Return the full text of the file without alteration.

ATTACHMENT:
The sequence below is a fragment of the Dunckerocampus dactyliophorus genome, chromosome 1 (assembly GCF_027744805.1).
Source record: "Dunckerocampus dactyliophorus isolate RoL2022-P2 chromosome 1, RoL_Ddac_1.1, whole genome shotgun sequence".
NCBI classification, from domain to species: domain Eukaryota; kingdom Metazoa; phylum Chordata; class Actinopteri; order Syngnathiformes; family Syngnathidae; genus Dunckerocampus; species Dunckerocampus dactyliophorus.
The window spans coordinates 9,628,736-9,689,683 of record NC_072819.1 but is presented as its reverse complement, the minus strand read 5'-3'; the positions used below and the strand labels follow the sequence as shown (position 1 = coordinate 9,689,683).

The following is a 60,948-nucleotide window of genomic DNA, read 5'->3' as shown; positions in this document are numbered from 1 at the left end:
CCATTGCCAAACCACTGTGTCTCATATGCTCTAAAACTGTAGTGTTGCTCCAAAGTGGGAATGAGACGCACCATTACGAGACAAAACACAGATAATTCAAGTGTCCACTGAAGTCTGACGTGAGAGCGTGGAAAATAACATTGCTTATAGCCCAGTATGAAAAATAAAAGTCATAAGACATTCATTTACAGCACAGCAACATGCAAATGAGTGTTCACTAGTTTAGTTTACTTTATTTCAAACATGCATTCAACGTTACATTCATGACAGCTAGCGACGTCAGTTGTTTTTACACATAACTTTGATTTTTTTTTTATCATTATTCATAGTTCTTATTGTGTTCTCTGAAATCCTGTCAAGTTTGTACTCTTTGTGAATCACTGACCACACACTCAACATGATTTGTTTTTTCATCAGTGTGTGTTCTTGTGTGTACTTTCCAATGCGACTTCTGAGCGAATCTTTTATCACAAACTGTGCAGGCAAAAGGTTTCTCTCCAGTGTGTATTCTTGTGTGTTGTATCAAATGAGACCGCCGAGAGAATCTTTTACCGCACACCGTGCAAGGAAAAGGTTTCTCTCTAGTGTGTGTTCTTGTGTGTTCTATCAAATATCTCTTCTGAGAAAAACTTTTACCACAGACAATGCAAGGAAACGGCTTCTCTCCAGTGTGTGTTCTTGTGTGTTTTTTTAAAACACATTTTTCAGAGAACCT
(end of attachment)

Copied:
The sequence below is a fragment of the Dunckerocampus dactyliophorus genome, chromosome 1 (assembly GCF_027744805.1).
Source record: "Dunckerocampus dactyliophorus isolate RoL2022-P2 chromosome 1, RoL_Ddac_1.1, whole genome shotgun sequence".
NCBI classification, from domain to species: domain Eukaryota; kingdom Metazoa; phylum Chordata; class Actinopteri; order Syngnathiformes; family Syngnathidae; genus Dunckerocampus; species Dunckerocampus dactyliophorus.
The window spans coordinates 9,628,736-9,689,683 of record NC_072819.1 but is presented as its reverse complement, the minus strand read 5'-3'; the positions used below and the strand labels follow the sequence as shown (position 1 = coordinate 9,689,683).

The following is a 60,948-nucleotide window of genomic DNA, read 5'->3' as shown; positions in this document are numbered from 1 at the left end:
CCATTGCCAAACCACTGTGTCTCATATGCTCTAAAACTGTAGTGTTGCTCCAAAGTGGGAATGAGACGCACCATTACGAGACAAAACACAGATAATTCAAGTGTCCACTGAAGTCTGACGTGAGAGCGTGGAAAATAACATTGCTTATAGCCCAGTATGAAAAATAAAAGTCATAAGACATTCATTTACAGCACAGCAACATGCAAATGAGTGTTCACTAGTTTAGTTTACTTTATTTCAAACATGCATTCAACGTTACATTCATGACAGCTAGCGACGTCAGTTGTTTTTACACATAACTTTGATTTTTTTTTTATCATTATTCATAGTTCTTATTGTGTTCTCTGAAATCCTGTCAAGTTTGTACTCTTTGTGAATCACTGACCACACACTCAACATGATTTGTTTTTTCATCAGTGTGTGTTCTTGTGTGTACTTTCCAATGCGACTTCTGAGCGAATCTTTTATCACAAACTGTGCAGGCAAAAGGTTTCTCTCCAGTGTGTATTCTTGTGTGTTGTATCAAATGAGACCGCCGAGAGAATCTTTTACCGCACACCGTGCAAGGAAAAGGTTTCTCTCTAGTGTGTGTTCTTGTGTGTTCTATCAAATATCTCTTCTGAGAAAAACTTTTACCACAGACAATGCAAGGAAACGGCTTCTCTCCAGTGTGTGTTCTTGTGTGTTTTTTTAAAACACATTTTTCAGAGAACCT